North London Partners in health and care
 

Helen's message October 2019

Welcome to the October issue of the STP news, the days may be getting shorter but there is no let up in work going on across north central London as partners look for innovative ways to work together to transform the delivery of health and care services to improve outcomes for residents.

We are looking to expand our pool of experienced LeDeR reviewers (Learning Disabilities Mortality Review). On average women with a learning disability die 26 years younger than the average population and for men the gap is 20 years.  The Learning Disabilities Mortality Review (LeDeR) programme was established in May 2015 to support local areas across England to review the deaths of people with a learning disability.  By reviewing these deaths, and ensuring the reviews are person-centred, we are able to generate learning in relation to best practice versus poor practice and work with families and our provider services to drive service improvements for people with learning disabilities. If you are a health and care practitioner and are interested email caroline.mcgirr2@nhs.net

During September representatives from provider trusts and clinical commissioning groups attended the second in a series of Outpatient Transformation workshops and heard from Somerset CCG on Patient Initiated Follow Ups and how a pilot, run during 2016/17, recorded 5,009 saved appointments. The Outpatient Transformation Team have pulled together a PIFU Good Practice Slide Pack to help providers have discussions with the Outpatient Transformation Boards on how to implement a PIFU model and which patient cohorts to target. You can get a copy by emailing nclstppmo@nhs.net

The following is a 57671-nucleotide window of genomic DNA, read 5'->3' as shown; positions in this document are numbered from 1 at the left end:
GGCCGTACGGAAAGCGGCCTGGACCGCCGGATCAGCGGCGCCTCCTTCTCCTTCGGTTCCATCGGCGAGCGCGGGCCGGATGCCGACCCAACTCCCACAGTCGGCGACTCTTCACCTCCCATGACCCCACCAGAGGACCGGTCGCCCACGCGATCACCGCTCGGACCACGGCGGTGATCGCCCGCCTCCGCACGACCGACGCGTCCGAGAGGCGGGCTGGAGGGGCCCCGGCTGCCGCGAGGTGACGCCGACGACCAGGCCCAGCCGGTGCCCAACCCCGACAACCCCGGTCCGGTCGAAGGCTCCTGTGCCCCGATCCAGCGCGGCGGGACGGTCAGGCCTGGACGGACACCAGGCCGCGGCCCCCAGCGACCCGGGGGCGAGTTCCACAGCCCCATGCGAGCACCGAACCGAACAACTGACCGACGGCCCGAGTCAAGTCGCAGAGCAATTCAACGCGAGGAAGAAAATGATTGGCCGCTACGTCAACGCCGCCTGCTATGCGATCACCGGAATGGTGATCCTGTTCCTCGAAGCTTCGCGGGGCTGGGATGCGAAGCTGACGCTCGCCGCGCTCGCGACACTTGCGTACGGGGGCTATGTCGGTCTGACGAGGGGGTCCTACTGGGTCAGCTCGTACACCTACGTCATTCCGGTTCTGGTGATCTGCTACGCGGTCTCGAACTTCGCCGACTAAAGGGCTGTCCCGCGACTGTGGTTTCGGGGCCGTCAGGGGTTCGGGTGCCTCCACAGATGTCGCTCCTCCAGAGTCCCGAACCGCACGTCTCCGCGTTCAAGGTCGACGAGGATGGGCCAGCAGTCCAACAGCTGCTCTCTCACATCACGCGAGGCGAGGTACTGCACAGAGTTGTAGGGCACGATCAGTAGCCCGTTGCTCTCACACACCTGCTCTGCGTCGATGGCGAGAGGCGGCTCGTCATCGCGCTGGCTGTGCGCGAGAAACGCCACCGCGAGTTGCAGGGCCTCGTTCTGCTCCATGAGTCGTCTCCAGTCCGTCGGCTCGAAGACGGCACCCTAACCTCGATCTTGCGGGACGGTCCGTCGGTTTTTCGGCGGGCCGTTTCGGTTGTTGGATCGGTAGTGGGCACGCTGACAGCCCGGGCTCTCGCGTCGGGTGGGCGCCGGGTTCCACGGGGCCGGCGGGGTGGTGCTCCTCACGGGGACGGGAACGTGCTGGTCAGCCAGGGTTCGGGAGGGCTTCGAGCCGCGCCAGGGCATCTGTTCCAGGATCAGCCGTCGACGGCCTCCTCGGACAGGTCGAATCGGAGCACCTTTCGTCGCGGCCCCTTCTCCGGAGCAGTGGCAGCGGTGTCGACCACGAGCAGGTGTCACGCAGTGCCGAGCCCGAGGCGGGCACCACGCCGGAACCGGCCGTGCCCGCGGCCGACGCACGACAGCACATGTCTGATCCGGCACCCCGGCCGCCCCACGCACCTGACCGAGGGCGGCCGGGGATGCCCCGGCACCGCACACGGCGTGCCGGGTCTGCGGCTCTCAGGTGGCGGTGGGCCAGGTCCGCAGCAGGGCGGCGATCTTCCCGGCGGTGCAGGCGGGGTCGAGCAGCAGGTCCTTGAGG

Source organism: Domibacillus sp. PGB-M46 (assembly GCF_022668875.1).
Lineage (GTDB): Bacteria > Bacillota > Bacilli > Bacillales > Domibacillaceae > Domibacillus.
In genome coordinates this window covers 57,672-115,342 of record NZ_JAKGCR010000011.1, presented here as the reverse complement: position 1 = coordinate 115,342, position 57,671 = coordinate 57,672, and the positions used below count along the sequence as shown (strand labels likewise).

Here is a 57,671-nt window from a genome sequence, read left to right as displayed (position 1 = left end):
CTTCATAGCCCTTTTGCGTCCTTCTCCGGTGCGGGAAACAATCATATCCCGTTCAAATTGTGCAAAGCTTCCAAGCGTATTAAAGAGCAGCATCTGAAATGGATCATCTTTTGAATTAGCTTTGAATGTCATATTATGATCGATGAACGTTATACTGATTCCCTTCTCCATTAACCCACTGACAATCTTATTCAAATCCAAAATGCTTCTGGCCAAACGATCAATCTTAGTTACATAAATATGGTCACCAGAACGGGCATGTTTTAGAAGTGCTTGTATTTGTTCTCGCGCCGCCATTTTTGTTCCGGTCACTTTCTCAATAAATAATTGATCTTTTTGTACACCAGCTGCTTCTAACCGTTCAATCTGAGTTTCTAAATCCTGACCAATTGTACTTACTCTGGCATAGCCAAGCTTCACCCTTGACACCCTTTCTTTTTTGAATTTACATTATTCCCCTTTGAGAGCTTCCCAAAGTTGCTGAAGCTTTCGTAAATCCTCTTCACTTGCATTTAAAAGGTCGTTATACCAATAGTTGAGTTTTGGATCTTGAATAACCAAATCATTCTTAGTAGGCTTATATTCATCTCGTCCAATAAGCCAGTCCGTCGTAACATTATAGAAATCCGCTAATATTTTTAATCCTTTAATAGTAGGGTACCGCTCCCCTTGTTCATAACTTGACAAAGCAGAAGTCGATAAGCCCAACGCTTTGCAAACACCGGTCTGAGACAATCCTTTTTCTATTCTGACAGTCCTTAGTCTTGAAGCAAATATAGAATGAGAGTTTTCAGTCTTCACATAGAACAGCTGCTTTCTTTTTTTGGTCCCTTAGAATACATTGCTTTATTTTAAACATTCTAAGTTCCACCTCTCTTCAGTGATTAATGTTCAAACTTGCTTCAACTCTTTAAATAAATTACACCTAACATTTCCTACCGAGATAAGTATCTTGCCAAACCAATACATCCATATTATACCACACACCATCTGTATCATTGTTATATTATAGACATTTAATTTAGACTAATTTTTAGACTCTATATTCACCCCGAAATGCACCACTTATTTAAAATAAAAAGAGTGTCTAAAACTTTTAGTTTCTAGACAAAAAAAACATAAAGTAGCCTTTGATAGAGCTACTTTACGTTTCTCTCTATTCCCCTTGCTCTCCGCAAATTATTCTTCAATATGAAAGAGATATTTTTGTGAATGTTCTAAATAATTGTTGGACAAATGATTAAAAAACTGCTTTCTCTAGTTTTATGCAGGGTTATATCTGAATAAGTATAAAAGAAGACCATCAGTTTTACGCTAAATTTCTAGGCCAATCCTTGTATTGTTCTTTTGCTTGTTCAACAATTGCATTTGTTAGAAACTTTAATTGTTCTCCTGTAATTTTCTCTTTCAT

Congratulations to Nicola Akehurst who was recently named National Association of Primary Care Newcomer of the Year for her work on the First Contact Practitioner (FCP) pilot. Nicola is an advanced practice physiotherapist (APP) and APP lead for Barnet and Chase Farm Hospital and has led the FCP pilot that enabled patients suffering from back pain to see an expert immediately without the need for a GP referral. The project is one that developed over many years and it is incredibly rewarding to have it nationally recognised now.

The contribution of retiring and retired primary care practice staff to their communities and the NHS was recognised at a special event held at the Royal College of General Practitioners.  It is the second year that the award ceremony was held and offered an opportunity for the NHS to acknowledge the vital work of those who work in GP practices and to thank them for their commitment to their local communities. You can read about the NCL award recipients here.

Finally I would like to let you all know that I have decided to step down from my post as the North Central London Clinical Commissioning Groups’ Accountable Officer and the NCL Sustainability and Transformation Partnership lead. 

As the CCGs move towards merging, I think it is the right time for me to hand over the reins to my successor to take forward the new organisation.

I first worked in NCL in 2002 and I have really enjoyed living and working on the patch for the last few years. It has been a pleasure to work with the five CCG Governing Bodies, staff and partners across NCL and I want to thank everyone for their support since I have been in this role. We have a great team and have achieved some real improvements in health and care by working together. I am confident that we will go from strength to strength in the future.

Helen Pettersen, North London Partners in Health and Care Convenor